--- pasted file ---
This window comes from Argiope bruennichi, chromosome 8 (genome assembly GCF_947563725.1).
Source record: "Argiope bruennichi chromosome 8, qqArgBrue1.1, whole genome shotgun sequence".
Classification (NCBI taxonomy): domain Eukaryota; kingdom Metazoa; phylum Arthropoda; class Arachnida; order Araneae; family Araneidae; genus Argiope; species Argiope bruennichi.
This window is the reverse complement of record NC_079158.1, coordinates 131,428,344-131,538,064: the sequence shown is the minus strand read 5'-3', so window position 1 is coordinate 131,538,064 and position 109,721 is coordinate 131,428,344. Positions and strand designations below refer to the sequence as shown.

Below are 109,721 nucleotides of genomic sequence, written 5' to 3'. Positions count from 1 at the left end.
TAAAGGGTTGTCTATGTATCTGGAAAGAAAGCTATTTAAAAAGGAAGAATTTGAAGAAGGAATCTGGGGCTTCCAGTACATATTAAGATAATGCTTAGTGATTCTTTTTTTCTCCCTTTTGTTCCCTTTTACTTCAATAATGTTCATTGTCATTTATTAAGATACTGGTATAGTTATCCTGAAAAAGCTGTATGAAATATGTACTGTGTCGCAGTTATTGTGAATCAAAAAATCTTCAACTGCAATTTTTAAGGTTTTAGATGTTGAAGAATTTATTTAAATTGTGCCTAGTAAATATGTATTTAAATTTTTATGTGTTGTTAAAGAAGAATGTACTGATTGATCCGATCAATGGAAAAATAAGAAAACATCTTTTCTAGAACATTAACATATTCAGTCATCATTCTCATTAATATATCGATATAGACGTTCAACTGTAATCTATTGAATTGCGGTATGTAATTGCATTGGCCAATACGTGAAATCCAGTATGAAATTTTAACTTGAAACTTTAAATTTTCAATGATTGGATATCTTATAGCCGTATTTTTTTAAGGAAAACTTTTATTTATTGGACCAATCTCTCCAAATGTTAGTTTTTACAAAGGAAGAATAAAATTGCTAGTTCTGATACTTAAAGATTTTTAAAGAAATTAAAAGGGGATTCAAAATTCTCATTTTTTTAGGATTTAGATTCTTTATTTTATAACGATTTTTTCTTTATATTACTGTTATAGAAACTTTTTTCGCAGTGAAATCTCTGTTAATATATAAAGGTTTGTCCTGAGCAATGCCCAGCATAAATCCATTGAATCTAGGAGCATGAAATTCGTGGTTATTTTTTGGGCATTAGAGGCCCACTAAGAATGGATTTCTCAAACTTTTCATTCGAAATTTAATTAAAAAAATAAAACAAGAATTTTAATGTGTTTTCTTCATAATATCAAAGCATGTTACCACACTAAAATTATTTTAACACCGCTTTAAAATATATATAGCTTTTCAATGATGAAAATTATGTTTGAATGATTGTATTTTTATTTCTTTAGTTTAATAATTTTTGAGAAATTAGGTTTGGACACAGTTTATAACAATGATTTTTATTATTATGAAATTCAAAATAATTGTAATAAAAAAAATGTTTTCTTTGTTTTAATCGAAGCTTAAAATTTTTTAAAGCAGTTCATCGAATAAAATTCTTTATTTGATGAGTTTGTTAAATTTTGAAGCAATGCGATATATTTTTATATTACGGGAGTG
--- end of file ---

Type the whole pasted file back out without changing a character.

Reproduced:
This window comes from Argiope bruennichi, chromosome 8 (genome assembly GCF_947563725.1).
Source record: "Argiope bruennichi chromosome 8, qqArgBrue1.1, whole genome shotgun sequence".
Classification (NCBI taxonomy): domain Eukaryota; kingdom Metazoa; phylum Arthropoda; class Arachnida; order Araneae; family Araneidae; genus Argiope; species Argiope bruennichi.
This window is the reverse complement of record NC_079158.1, coordinates 131,428,344-131,538,064: the sequence shown is the minus strand read 5'-3', so window position 1 is coordinate 131,538,064 and position 109,721 is coordinate 131,428,344. Positions and strand designations below refer to the sequence as shown.

Below are 109,721 nucleotides of genomic sequence, written 5' to 3'. Positions count from 1 at the left end.
TAAAGGGTTGTCTATGTATCTGGAAAGAAAGCTATTTAAAAAGGAAGAATTTGAAGAAGGAATCTGGGGCTTCCAGTACATATTAAGATAATGCTTAGTGATTCTTTTTTTCTCCCTTTTGTTCCCTTTTACTTCAATAATGTTCATTGTCATTTATTAAGATACTGGTATAGTTATCCTGAAAAAGCTGTATGAAATATGTACTGTGTCGCAGTTATTGTGAATCAAAAAATCTTCAACTGCAATTTTTAAGGTTTTAGATGTTGAAGAATTTATTTAAATTGTGCCTAGTAAATATGTATTTAAATTTTTATGTGTTGTTAAAGAAGAATGTACTGATTGATCCGATCAATGGAAAAATAAGAAAACATCTTTTCTAGAACATTAACATATTCAGTCATCATTCTCATTAATATATCGATATAGACGTTCAACTGTAATCTATTGAATTGCGGTATGTAATTGCATTGGCCAATACGTGAAATCCAGTATGAAATTTTAACTTGAAACTTTAAATTTTCAATGATTGGATATCTTATAGCCGTATTTTTTTAAGGAAAACTTTTATTTATTGGACCAATCTCTCCAAATGTTAGTTTTTACAAAGGAAGAATAAAATTGCTAGTTCTGATACTTAAAGATTTTTAAAGAAATTAAAAGGGGATTCAAAATTCTCATTTTTTTAGGATTTAGATTCTTTATTTTATAACGATTTTTTCTTTATATTACTGTTATAGAAACTTTTTTCGCAGTGAAATCTCTGTTAATATATAAAGGTTTGTCCTGAGCAATGCCCAGCATAAATCCATTGAATCTAGGAGCATGAAATTCGTGGTTATTTTTTGGGCATTAGAGGCCCACTAAGAATGGATTTCTCAAACTTTTCATTCGAAATTTAATTAAAAAAATAAAACAAGAATTTTAATGTGTTTTCTTCATAATATCAAAGCATGTTACCACACTAAAATTATTTTAACACCGCTTTAAAATATATATAGCTTTTCAATGATGAAAATTATGTTTGAATGATTGTATTTTTATTTCTTTAGTTTAATAATTTTTGAGAAATTAGGTTTGGACACAGTTTATAACAATGATTTTTATTATTATGAAATTCAAAATAATTGTAATAAAAAAAATGTTTTCTTTGTTTTAATCGAAGCTTAAAATTTTTTAAAGCAGTTCATCGAATAAAATTCTTTATTTGATGAGTTTGTTAAATTTTGAAGCAATGCGATATATTTTTATATTACGGGAGTG